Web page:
By Len Lazarick
New polling results funded by the state teachers union finds broad bipartisan support for increased funding for public education, even if it means “closing corporate loopholes and raising income taxes on the state’s highest earners.”
The poll taken late last month by Gonzales Research was part of the same survey that found 74% approval ratings for the job Gov. Larry Hogan is doing.
But the results of the questions on education would seem to put the same voters at odds with Hogan’s strong opposition to new taxes and strong support of increased funding for private school scholarships.
Hogan has proposed doubling the amount of the $5 million BOOST program that “provides scholarships for low-income students in areas with under-performing schools to attend non-public schools.” CORRECTION, 1/17/2017, 9 p.m. The governor’s budget currently provides $6.3
$5.5 billion for public schools,including teacher retirement, a thousand times the amount it provides in scholarships to private schools.
A state Commission on Innovation and Excellence in Education (the Kirwan Commission) is currently reexamining funding formulas for public schools. Consultants are recommending that the state spend $1.9 billion more.
Important to all parties
Gonzales Research asked “How important to you is it to have increased funding for public education in Maryland?” 62% of Maryland voters said it was “very important” and 22% said it was “somewhat important.” Only 15% said it was not important.
While the number of those favoring increased school funding was highest among Democrats (93%) and women (87%), it was also strong among Republicans (70%), the unaffiliated (76%) and men (79%).
Asked for a response to the poll, Hogan communications director Doug Mayer said, “The governor has provided for record K-12 public education funding in each of his first two budgets and that incredible trend will continue this year as well.”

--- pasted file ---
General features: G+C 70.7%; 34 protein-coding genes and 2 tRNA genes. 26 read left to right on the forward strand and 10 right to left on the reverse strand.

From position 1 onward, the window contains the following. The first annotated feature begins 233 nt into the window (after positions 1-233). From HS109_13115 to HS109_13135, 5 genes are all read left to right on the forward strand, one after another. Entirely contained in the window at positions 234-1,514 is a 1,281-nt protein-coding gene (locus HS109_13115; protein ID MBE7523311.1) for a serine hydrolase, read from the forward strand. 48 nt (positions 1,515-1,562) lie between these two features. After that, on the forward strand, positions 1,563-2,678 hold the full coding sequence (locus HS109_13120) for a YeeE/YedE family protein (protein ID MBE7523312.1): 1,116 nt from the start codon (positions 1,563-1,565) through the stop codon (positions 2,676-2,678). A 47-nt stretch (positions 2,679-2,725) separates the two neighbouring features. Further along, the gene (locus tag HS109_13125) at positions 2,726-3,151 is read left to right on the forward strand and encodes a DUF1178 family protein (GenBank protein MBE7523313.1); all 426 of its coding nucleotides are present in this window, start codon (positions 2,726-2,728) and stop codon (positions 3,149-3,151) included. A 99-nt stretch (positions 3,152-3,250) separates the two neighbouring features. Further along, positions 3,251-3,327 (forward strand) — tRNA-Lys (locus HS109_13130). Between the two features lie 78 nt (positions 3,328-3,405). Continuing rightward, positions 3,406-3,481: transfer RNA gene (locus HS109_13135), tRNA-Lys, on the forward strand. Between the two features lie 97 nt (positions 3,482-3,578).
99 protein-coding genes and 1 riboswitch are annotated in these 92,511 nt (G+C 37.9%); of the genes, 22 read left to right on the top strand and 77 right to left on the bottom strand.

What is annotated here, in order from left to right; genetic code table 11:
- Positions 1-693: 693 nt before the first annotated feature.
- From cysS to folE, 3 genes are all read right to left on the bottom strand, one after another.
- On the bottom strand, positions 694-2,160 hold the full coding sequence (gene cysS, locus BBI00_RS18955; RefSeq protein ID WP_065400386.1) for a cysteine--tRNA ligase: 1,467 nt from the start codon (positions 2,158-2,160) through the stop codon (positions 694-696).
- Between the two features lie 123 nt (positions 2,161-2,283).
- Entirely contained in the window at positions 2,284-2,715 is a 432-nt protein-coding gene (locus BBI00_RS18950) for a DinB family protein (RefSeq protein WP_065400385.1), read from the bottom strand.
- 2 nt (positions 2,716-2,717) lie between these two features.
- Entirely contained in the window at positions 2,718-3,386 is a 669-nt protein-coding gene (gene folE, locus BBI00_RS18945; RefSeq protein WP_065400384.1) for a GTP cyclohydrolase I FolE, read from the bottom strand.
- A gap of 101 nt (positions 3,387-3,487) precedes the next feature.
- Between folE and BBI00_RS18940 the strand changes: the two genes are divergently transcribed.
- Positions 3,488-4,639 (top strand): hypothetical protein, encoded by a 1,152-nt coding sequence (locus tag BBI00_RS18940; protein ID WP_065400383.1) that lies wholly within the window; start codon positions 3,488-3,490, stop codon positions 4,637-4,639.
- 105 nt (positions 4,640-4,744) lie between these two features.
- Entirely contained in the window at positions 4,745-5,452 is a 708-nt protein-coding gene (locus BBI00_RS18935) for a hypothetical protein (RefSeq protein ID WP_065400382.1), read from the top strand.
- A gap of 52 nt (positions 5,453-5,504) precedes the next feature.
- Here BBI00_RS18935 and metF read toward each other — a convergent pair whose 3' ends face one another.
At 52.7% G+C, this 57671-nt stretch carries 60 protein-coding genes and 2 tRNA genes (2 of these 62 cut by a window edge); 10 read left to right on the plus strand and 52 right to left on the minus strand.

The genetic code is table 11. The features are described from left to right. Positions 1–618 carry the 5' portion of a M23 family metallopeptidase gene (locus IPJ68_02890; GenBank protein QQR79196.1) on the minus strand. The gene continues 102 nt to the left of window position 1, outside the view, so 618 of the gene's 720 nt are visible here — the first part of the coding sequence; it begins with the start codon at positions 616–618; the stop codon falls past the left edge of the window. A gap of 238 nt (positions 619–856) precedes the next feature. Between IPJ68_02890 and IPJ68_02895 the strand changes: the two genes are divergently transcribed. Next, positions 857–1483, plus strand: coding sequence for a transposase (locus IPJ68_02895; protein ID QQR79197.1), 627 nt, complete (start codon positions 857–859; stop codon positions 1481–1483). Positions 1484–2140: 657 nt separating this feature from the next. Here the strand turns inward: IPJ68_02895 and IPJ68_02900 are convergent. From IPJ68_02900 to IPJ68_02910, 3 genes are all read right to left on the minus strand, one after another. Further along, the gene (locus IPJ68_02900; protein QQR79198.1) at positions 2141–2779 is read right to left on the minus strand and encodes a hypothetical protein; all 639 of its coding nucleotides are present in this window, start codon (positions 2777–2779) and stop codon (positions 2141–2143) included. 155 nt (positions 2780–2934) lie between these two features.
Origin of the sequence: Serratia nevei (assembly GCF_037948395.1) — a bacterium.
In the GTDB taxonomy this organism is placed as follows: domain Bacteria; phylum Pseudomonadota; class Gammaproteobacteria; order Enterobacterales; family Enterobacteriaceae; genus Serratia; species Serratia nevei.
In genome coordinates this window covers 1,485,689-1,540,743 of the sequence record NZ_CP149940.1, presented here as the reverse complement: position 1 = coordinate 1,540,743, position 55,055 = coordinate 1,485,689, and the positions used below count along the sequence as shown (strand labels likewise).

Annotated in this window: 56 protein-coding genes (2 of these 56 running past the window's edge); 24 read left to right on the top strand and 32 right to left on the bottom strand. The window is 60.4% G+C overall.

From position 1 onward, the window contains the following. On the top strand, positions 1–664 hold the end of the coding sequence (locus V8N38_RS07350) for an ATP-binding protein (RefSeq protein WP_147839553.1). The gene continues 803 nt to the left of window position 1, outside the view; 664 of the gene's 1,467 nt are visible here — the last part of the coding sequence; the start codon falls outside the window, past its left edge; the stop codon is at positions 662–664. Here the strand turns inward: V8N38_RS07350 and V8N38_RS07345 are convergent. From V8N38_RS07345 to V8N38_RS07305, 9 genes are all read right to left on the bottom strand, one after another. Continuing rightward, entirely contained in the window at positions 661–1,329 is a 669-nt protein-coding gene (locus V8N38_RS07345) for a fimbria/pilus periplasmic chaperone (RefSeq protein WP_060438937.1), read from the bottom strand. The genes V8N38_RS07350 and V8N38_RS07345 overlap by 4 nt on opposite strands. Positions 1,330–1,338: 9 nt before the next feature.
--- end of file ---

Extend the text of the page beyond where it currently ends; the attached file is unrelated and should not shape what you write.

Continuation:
Seventy-three percent (73%) of Maryland voters would favor increasing funding for public education in Maryland if this means closing corporate loopholes and raising income taxes on the state’s highest earners (55% “strongly favor” and 18% “somewhat favor”). Twenty-five percent (25%) would oppose increasing funding for schools if it means closing corporate loopholes and raising income taxes on the state’s highest earners (17% “strongly oppose” and 8% “somewhat oppose”).
While the idea is favored strongly by Democrats (81%), it is even supported by 59% of Republicans and 71% of the unaffiliated voters.
“Closing corporate loopholes” are generally legislative code words for a system a corporate taxing system known as “combined reporting” that taxes more corporate profit. Maryland also has among the highest state personal income tax rates for high earners, with some paying as much as 9.25% when county income taxes are included.
Support for universal pre-K
Among voters, 70% favor expanding access to public pre-kindergarten to all 4-year-old kids in the state (52% “strongly favor” and 18% “somewhat favor”), while 23% oppose expanding access to public pre-kindergarten to all 4-year-olds.
Making pre-K available for all students is one of the reasons consultants on the adequacy of funding for education are recommending a large increase in state aid.
The governor is due to release his budget by Wednesday that must resolve a structural deficit that is partly driven by mandated spending such as education aid.
Gonzales Research conducted the poll between Dec. 14 and Jan. 2 contacting 823 registered voters by landline and cell phone. The poll’s margin of error is plus or minus 3.5%.